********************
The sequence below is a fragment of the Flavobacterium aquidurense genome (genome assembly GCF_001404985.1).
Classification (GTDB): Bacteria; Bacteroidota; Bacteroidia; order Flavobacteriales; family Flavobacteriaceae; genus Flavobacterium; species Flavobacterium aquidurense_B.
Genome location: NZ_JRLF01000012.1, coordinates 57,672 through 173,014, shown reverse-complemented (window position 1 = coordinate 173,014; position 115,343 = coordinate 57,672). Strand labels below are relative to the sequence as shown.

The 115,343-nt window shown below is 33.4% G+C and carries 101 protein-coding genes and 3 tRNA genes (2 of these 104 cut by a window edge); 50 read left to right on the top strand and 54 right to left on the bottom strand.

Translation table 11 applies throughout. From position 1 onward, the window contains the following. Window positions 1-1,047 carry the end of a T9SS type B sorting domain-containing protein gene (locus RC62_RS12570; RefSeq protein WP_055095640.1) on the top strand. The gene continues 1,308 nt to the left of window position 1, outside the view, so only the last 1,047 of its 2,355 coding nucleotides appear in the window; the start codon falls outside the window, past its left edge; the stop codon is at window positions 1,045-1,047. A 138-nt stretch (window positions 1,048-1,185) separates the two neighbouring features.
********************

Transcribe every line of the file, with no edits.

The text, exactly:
The sequence below is a fragment of the Flavobacterium aquidurense genome (genome assembly GCF_001404985.1).
Classification (GTDB): Bacteria; Bacteroidota; Bacteroidia; order Flavobacteriales; family Flavobacteriaceae; genus Flavobacterium; species Flavobacterium aquidurense_B.
Genome location: NZ_JRLF01000012.1, coordinates 57,672 through 173,014, shown reverse-complemented (window position 1 = coordinate 173,014; position 115,343 = coordinate 57,672). Strand labels below are relative to the sequence as shown.

The 115,343-nt window shown below is 33.4% G+C and carries 101 protein-coding genes and 3 tRNA genes (2 of these 104 cut by a window edge); 50 read left to right on the top strand and 54 right to left on the bottom strand.

Translation table 11 applies throughout. From position 1 onward, the window contains the following. Window positions 1-1,047 carry the end of a T9SS type B sorting domain-containing protein gene (locus RC62_RS12570; RefSeq protein WP_055095640.1) on the top strand. The gene continues 1,308 nt to the left of window position 1, outside the view, so only the last 1,047 of its 2,355 coding nucleotides appear in the window; the start codon falls outside the window, past its left edge; the stop codon is at window positions 1,045-1,047. A 138-nt stretch (window positions 1,048-1,185) separates the two neighbouring features.